He said that the team found that the horses awaiting processing were receiving good care, their welfare was not compromised at any time from arrival to time of slaughter, and that the veterinarians determined the horses were being euthanized in a humane manner under USDA veterinarian supervision.
Lenz admitted that transportation of horses to the processing plants was an area of concern, however, as many of the horses were, and still are, transported in double decker trailers meant for cattle. He reported that there is currently legislation introduced in the House of Representatives (HR 305—Horse Transportation Safety Act of 2009) to eliminate the use of double decker trailers to transport horses anywhere in the United States.
"The AAEP's position is not pro-slaughter, we support HR 305 (Horse Transportation Safety Act of 2009) but oppose HR 503 which would outlaw the processing of horses for human consumption because there are no provisions in the bill to provide for the care of unwanted horses, to designate an agency to enforce the law or funding to support them," Lenz said. Despite the AAEP's findings, the three equine processing plants closed due to state regulation in 2007 and, according to Lenz, the number of unwanted horses in the United States began to rise shortly thereafter.
Years later, the negative effects of the closures are present more than ever, he said, noting that the action polarized the horse industry; the anti-slaughter contingency refused to reason with the pro-slaughter groups and vice versa. In addition, the average price for a mid- to low-end horse has plummeted, due to the high numbers of them now available.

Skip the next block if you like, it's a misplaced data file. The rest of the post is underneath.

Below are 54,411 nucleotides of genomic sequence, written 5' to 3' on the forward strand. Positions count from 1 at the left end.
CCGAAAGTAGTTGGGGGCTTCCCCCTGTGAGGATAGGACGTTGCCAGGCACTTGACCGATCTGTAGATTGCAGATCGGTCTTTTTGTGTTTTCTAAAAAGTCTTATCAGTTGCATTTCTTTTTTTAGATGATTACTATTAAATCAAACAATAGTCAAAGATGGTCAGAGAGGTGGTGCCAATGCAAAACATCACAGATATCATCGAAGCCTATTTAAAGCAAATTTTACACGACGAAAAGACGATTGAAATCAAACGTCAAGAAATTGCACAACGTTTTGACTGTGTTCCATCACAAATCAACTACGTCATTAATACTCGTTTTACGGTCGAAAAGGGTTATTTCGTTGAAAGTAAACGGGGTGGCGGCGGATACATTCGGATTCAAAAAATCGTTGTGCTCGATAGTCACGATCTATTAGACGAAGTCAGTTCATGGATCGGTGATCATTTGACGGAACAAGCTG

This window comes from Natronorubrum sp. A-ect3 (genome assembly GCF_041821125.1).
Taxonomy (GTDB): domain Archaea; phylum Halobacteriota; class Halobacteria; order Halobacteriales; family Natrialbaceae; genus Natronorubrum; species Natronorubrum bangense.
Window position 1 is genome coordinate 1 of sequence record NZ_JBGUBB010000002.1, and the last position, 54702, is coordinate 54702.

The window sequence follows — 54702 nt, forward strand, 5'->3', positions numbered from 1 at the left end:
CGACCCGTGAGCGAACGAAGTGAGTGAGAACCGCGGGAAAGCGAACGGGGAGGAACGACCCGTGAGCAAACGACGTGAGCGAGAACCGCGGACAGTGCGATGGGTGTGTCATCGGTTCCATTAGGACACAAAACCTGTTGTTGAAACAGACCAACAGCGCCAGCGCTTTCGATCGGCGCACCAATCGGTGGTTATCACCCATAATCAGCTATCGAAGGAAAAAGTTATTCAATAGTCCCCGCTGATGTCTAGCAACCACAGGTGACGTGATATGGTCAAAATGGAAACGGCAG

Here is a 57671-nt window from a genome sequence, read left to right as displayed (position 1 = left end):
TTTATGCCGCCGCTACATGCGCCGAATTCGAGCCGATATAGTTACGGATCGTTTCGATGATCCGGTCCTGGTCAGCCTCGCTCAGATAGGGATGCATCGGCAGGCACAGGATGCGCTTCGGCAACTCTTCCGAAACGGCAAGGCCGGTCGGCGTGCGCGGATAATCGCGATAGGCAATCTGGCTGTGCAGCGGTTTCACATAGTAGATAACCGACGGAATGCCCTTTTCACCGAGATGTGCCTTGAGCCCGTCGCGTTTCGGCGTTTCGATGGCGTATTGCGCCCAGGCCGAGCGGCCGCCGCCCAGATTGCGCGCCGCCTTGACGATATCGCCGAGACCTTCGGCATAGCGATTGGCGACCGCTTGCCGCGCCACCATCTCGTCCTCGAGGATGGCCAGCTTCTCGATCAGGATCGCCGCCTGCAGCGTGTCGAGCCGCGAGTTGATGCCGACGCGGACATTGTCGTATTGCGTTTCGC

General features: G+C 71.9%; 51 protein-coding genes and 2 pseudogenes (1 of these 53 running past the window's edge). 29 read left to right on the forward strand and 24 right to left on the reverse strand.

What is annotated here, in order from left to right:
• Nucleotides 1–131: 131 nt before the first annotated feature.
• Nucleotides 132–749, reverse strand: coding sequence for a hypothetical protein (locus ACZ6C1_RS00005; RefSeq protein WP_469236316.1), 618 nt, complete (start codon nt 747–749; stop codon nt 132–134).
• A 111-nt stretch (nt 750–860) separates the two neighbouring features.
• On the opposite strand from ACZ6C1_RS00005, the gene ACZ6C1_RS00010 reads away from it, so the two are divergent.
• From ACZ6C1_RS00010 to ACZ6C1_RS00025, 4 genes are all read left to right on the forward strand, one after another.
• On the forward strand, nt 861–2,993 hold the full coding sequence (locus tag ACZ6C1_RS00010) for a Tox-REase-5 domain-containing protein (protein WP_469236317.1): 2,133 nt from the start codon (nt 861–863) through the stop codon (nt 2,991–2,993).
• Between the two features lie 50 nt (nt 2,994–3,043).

He also said that there is a significant increase in abandoned and neglected horses because owners have few options if they are unable to sell, donate, or re-home their unwanted horse. As a direct result of the abandonment and neglect, about 70% of the U.S.'s rescue, retirement, retraining facilities at or near capacity, he explained, citing the 2009 Unwanted Horses survey conducted by the Unwanted Horse Coalition. Lenz pointed out that as many horses remain at these facilities for life as there are horses that are adopted out or purchased so it is easy to see that the rescue, retirement, retraining facilities will soon fill up.
Another issue that arose during the processing plant controversy and the expansion of the unwanted horse issue was a drastic increase in animal activist group activity. This, according to Lenz, has led to an increase in awareness among the general public.
"Our views on animal welfare are conditioned by our personal knowledge base and life experiences," Lenz explained. The general public without a background in horses has only the knowledge that they obtain from the activist groups; the activist viewpoint is usually fairly extremist, he added.